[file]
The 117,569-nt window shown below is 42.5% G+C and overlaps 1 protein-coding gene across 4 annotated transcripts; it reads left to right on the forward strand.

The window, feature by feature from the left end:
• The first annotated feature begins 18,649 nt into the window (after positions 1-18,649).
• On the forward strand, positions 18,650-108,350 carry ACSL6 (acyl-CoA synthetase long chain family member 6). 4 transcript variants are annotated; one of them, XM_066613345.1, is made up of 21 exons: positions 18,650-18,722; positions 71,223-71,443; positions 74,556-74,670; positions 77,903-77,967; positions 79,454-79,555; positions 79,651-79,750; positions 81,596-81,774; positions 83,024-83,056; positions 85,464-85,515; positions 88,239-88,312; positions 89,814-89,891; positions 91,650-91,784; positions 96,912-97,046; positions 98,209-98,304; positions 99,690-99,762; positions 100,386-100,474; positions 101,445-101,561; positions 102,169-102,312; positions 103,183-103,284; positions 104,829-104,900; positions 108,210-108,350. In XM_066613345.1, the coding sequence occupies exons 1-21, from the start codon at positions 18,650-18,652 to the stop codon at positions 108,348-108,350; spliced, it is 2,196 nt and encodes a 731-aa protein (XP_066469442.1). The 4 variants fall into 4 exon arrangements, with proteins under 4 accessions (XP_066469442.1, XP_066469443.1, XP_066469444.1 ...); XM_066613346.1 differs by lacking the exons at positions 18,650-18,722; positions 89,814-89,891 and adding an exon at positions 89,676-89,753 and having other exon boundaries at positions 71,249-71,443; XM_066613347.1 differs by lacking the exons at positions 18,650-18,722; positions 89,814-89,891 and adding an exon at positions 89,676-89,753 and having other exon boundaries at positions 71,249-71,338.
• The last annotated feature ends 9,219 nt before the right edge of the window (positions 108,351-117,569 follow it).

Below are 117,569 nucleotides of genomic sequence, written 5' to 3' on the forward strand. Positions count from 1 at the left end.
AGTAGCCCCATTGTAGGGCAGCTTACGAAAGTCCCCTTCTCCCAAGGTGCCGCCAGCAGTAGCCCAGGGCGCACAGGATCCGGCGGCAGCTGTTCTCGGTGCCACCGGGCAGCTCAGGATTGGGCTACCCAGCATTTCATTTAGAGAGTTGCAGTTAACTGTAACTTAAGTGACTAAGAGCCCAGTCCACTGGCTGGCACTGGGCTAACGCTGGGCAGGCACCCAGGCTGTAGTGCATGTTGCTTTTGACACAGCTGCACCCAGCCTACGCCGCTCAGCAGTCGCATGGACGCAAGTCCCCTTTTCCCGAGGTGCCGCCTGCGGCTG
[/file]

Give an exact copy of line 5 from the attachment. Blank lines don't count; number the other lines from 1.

• The last annotated feature ends 9,219 nt before the right edge of the window (positions 108,351-117,569 follow it).